Johnny Sexton: ‘I went to tests expecting to come back and wasn’t admitted which is fair enough’

After another week of talk and speculation about Johnny Sexton’s health, it was up to the man himself to set the record straight once and for all.

Earlier in the day, the All Blacks appeared surprised by the suggestion that Sexton would face them in tomorrow’s second Test, especially given that Sam Whitelock has been suspended for 12 days following World Rugby’s latest concussion protocols.

But the only significant difference between the Sexton and Whitelock cases is that the Irish captain was never diagnosed with a concussion at Eden Park over the past weekend or the days that followed.

The phrase “failing HIA (head injury assessment)” has strong connotations — and in this particular example, there was a great deal of confusion that Sexton was happy to clear up.

“I’ve been asked the same questions before, you go to an HIA and you don’t come back, everyone assumes it’s a concussion but it’s not,” he explained.

“It’s only when there’s a suspicion (concussion) or doubts about the player. Apparently, for whatever reason, the independent doctor sensed my reaction to the tapping, or whether it was a trifle or two on the test. But whatever, that’s history now. I’m looking forward to this week.”

Sexton has been able to train as usual this week after medics gave him the all-clear on Tuesday.

“It was fine, it was really a normal week,” he continued.

“I just had to do all the necessary tests. Apparently I knocked under unfortunate circumstances and slipped into a duel. But I was fine, honestly.

“I went to tests expecting to come back and wasn’t admitted, which is fair enough. That’s what it’s for. It’s there to protect players who are kept away if they suspect a concussion, and that’s what happened with the independent doctor.

“As frustrating as it was for me back then, it’s just life. Carry on, did all the tests and of course all passed with flying colors.”

Because players get adrenaline pumping when they’re removed from the field, Sexton agrees that the initial HIA is often difficult to pass.

“A few years ago, players said the same thing,” he recalled.

“We did our baseline tests when we were fresh and we came off the pitch after a hit, for example, and kept playing and they want to check you and you come down and you fail.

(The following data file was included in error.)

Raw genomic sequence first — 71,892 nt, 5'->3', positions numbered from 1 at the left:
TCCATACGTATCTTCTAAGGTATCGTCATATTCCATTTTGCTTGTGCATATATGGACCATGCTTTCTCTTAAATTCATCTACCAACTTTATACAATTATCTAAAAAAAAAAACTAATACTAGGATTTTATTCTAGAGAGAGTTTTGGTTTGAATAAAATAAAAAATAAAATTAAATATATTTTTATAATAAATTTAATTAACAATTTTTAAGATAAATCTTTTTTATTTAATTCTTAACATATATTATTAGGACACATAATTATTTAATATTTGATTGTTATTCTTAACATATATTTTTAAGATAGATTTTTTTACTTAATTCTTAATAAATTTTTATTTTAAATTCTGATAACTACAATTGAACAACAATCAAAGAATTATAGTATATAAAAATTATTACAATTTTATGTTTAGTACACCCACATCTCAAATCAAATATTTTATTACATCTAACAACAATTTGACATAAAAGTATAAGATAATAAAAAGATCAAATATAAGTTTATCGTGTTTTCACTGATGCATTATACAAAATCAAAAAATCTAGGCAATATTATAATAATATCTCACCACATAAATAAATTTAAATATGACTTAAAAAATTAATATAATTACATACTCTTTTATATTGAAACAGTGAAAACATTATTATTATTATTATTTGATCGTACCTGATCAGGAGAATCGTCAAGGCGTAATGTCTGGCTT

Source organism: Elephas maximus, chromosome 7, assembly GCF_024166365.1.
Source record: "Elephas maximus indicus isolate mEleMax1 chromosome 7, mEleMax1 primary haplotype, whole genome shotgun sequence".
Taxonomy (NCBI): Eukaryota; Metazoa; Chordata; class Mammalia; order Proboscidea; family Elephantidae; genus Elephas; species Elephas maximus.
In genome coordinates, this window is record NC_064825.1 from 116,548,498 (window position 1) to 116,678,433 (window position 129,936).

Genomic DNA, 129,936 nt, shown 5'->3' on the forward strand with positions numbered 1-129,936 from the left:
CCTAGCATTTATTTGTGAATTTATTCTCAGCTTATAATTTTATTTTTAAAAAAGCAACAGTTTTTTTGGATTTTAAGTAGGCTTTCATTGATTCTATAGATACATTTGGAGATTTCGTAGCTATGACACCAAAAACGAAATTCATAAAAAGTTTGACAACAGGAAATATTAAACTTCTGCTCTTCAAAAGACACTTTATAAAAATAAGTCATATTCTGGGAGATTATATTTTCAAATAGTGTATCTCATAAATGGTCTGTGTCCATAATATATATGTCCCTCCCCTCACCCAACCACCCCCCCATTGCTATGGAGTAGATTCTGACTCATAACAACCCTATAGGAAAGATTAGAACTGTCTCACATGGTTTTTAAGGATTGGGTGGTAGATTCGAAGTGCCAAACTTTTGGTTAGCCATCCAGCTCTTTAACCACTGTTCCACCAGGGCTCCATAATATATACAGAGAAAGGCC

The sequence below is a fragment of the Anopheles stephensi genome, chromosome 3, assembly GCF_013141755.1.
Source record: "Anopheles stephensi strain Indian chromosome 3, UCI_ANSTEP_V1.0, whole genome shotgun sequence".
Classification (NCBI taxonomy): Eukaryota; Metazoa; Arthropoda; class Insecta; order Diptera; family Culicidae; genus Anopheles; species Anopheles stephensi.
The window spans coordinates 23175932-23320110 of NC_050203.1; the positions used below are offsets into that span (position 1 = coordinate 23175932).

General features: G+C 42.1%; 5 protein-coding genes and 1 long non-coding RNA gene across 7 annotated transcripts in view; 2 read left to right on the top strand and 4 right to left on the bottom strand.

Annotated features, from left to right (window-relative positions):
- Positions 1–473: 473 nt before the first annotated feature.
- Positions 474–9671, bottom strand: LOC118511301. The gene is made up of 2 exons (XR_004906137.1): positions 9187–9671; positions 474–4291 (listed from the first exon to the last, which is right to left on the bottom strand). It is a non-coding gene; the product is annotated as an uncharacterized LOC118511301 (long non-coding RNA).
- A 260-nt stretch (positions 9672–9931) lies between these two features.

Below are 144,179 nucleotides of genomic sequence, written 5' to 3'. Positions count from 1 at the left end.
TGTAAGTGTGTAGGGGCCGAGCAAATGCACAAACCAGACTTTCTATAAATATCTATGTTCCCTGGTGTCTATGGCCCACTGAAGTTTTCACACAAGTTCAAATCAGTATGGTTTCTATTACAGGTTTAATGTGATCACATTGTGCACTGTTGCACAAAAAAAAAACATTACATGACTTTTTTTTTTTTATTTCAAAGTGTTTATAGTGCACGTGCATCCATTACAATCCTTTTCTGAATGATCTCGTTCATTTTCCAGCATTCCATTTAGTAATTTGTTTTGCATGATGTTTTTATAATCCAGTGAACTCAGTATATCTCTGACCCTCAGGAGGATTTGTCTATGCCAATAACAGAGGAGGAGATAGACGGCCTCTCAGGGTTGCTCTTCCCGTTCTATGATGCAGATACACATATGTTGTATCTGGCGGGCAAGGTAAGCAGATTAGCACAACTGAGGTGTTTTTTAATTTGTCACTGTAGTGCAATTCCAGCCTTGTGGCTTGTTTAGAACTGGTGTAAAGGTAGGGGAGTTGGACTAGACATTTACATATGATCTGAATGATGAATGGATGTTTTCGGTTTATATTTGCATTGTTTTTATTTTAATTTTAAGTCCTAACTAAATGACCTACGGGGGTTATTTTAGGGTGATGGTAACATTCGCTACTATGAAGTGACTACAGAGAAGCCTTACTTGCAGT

“We ended up creating our baselines in the middle of one session and got a more realistic one.

“They’re hard to overtake, you know what I mean? But again, you saw that during the Maori game, obviously a whole different thing, and that was also criticized.

“So it is very difficult to win in this scenario. But like I said, everyone is just trying to do their best for the players. We have a great medical staff and facility here. I think they expected to see me again but we passed all the tests and luckily are ready to go this week.

When asked when the baseline tests changed, Sexton added: “It’s only been a few years but some guys haven’t changed that much. Mine hasn’t changed all that much.”

Sexton will play at Forsyth Barr Stadium for the first time since Ireland defeated Italy at the 2011 World Cup. However, the out-half, who turns 37 on Monday, does not have happy personal memories of the Dunedin venue.

“I was on the bench,” Sexton smiled.

“I didn’t know the name of this (team) hotel, I was thinking about it all week and then we arrived and it was like, ‘Ah, I remember now!’

“I remember Deccie[Kidney]coming into my room, sitting across from me on the bed and dumping me. So yeah, it’s amazing the memories that come back. Thanks for bringing it!

“Nevertheless, it was an incredible game. I don’t know the capacity of the stadium (30,748) but there were 90 Irish spectators and there was a party atmosphere.

“It was a great opportunity to be there. I would have preferred to start but I was able to absorb it.” Johnny Sexton: ‘I went to tests expecting to come back and wasn’t admitted which is fair enough’

Fry Electronics Team

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